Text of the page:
With the final vote count now certified, we can be very thankful that the victor’s margin was more than 8,500,000 votes. Had it been a closer election, with, say, a 500,000 vote margin, the wrong candidate—the one with fewer votes—might have been elected, once again. We know the terrible costs of this flaw in our electoral system: more than 4,000 American soldiers dead, 60,000 severely wounded, and three trillion dollars wasted on a war brought on by hubris and deception. This, plus 4 million Iraqi people displaced from their homes and over a hundred thousand killed. Now, in the twilight of this disastrous presidency, we are suffering an economic recession, a flat-out theft, of so many billions of dollars that one’s sense of outrage is numbly anesthetized.
This calamity must never be repeated. We must transform our method of self-governing into a democracy in which everyone’s vote is counted equally. The current Electoral College system gives voters in sparsely-populated states like Wyoming, for example, one elector for every 82,110 voters—almost three times California’s ratio of one elector for every 226,622 voters. This disparity enables the candidate with fewer popular votes to win an electoral majority, thereby defeating democracy. The Electoral College system only accounts for the bare majority of the votes in each state, the candidate that receives one vote more than the opponent garners all of the state’s electoral votes. The surplus votes don’t count at all. In 2000, California’s margin of additional votes for Gore, 1,293,744, put him ahead of Bush nationally, but those votes were irrelevant once the electoral votes were determined.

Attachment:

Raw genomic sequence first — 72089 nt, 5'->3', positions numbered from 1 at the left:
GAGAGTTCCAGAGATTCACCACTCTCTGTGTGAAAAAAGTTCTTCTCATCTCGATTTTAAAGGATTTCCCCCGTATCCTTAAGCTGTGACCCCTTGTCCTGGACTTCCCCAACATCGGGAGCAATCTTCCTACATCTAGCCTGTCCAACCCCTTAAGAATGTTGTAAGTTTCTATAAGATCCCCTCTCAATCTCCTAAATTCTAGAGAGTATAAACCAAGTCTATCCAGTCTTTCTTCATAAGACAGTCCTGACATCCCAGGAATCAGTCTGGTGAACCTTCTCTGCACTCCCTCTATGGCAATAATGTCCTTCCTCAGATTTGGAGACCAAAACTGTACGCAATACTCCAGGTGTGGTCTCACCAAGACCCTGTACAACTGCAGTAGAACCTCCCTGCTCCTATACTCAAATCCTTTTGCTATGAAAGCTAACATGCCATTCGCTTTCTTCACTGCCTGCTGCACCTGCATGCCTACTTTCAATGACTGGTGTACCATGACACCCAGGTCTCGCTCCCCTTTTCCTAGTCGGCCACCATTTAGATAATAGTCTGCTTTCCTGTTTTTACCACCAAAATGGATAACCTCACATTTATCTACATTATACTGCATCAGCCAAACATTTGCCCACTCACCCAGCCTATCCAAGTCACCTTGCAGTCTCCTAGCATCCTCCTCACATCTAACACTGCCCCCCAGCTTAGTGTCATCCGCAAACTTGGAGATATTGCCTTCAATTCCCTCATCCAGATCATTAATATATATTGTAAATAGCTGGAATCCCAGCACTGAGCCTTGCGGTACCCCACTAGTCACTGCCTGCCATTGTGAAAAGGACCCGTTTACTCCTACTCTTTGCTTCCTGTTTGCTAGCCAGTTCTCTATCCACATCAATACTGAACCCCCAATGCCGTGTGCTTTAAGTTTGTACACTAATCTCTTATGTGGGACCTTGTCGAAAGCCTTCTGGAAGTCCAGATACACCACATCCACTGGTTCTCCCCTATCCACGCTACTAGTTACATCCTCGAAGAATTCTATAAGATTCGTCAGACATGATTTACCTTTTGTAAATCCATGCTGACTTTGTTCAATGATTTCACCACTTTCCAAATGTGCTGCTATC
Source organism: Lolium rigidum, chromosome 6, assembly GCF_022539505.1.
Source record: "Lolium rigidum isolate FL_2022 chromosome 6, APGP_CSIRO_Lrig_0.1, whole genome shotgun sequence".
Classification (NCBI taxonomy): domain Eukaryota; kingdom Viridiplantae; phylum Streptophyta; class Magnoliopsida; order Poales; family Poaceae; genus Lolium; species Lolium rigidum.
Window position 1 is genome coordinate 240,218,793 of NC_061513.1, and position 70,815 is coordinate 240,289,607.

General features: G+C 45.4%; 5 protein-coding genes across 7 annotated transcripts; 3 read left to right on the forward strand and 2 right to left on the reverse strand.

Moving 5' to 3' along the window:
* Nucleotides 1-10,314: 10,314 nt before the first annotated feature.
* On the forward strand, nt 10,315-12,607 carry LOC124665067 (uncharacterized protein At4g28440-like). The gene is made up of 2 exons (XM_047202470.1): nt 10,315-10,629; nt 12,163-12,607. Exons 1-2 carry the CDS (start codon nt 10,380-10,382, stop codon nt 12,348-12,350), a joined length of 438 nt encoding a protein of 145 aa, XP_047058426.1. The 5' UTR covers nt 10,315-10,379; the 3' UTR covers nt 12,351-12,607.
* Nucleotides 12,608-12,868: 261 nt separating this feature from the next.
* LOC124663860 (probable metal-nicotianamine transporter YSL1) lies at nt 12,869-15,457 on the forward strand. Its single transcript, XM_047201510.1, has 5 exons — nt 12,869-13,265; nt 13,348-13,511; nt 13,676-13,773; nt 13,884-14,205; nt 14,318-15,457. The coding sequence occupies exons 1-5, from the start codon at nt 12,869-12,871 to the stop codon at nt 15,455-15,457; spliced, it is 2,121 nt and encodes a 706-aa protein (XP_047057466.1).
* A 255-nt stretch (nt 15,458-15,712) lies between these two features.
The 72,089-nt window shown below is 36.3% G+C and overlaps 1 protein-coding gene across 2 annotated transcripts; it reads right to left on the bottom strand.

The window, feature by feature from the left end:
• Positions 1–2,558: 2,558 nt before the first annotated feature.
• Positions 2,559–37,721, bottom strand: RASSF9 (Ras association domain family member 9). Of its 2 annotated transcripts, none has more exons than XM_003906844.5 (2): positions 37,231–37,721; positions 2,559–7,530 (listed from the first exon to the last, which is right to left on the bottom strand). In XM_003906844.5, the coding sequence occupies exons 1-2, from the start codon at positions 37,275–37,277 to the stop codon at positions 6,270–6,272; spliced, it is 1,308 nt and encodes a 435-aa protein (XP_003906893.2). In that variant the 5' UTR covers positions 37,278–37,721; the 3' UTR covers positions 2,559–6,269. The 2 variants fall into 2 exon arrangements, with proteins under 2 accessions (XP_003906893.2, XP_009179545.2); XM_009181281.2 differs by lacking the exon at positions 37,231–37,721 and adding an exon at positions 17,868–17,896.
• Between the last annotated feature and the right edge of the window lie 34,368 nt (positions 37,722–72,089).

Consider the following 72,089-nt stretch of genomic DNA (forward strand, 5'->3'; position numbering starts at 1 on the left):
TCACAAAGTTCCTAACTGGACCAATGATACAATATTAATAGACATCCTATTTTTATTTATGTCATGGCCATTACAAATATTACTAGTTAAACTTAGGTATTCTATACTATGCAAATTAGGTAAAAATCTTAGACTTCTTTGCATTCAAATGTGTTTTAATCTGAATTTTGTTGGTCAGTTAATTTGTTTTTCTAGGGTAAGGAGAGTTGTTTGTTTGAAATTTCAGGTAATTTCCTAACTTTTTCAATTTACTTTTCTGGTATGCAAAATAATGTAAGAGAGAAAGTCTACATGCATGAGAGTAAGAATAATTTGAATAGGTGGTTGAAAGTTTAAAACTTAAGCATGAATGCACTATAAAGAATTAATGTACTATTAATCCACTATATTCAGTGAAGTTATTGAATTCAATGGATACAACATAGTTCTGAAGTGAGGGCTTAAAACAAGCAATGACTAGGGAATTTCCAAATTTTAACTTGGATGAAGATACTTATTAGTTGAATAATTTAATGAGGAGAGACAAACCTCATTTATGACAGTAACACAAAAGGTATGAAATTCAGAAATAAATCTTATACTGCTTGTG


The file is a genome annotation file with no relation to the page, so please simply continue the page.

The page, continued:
Objections to abolishing the Electoral College include the notion that without it, candidates would not campaign in states with small populations, and therefore those states would not have political influence. First off, this is a fallacy, because states shouldn’t count as campaign units, only people should count. Secondly, most states, both small-population and large, have a significant majority of voters who are committed to one party or the other. They don’t receive much campaign attention now, under the current system. Only a dozen or so “swing states” get most of the attention.
Look at a map of red states and blue states on the county level, and you will find red counties in the blue states and blue counties in the red states. Break it down further, to the city level or neighborhood level and you will see even more mixture. All those blue people in the red states, and all those red people in the blue states, are ignored when the election is decided by statewide electoral votes.
Without the state-based Electoral College, undecided or “swing vote” communities anywhere and everywhere would be suitable recipients of political campaigns. There are many ways that a candidate could build a coalition of like-minded voters. For instance, appealing to suburbanites, or to urbanites, or to small town residents; appealing to angry people, or to hopeful people, to salaried workers or to business owners. People, not states, should be the building blocks of political coalitions.